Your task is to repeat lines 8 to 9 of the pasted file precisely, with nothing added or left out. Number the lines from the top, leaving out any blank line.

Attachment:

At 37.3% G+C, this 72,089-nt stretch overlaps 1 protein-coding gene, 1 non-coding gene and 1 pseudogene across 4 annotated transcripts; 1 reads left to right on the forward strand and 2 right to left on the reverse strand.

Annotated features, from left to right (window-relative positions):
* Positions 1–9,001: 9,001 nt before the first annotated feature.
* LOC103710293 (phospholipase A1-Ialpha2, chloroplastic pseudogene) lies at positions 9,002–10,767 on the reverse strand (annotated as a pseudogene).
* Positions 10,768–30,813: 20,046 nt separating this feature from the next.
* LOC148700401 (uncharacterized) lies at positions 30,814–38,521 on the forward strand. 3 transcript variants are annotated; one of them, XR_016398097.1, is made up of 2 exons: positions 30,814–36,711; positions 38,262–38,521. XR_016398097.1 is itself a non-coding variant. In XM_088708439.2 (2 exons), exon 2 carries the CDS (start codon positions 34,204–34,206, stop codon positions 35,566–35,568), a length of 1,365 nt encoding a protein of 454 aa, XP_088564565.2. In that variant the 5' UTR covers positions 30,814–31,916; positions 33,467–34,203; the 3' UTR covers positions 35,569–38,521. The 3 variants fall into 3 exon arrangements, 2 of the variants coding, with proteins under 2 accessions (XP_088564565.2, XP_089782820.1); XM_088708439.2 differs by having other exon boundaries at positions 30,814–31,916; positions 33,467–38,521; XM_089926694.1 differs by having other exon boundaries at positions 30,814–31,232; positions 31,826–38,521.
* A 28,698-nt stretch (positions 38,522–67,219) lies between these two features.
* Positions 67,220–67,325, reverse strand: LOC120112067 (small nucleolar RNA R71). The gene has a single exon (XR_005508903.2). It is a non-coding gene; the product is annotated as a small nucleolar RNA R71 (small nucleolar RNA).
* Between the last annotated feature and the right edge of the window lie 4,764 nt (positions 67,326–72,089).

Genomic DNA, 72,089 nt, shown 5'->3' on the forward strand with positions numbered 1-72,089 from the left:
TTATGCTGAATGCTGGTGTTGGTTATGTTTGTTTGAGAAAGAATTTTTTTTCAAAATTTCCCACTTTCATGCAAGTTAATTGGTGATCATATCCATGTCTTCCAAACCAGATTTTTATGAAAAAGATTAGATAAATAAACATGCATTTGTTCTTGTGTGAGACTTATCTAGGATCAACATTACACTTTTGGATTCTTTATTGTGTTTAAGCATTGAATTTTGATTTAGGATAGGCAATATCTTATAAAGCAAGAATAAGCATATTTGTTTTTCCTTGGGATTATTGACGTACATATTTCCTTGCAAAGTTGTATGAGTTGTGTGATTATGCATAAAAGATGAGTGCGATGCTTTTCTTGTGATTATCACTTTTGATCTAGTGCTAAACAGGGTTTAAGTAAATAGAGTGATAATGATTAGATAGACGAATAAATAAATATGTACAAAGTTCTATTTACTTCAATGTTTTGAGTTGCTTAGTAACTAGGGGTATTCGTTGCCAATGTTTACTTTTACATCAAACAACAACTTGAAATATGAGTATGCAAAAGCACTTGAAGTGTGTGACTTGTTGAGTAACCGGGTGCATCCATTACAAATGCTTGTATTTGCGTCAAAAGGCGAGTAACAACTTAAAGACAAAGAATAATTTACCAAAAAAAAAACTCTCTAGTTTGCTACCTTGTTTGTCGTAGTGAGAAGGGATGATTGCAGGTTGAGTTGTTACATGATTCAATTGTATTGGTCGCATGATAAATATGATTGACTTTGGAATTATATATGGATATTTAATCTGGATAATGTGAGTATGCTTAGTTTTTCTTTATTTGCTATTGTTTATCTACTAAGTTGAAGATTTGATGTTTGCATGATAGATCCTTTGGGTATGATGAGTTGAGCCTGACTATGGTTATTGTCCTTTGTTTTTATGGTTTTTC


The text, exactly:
* Positions 67,220–67,325, reverse strand: LOC120112067 (small nucleolar RNA R71). The gene has a single exon (XR_005508903.2). It is a non-coding gene; the product is annotated as a small nucleolar RNA R71 (small nucleolar RNA).
* Between the last annotated feature and the right edge of the window lie 4,764 nt (positions 67,326–72,089).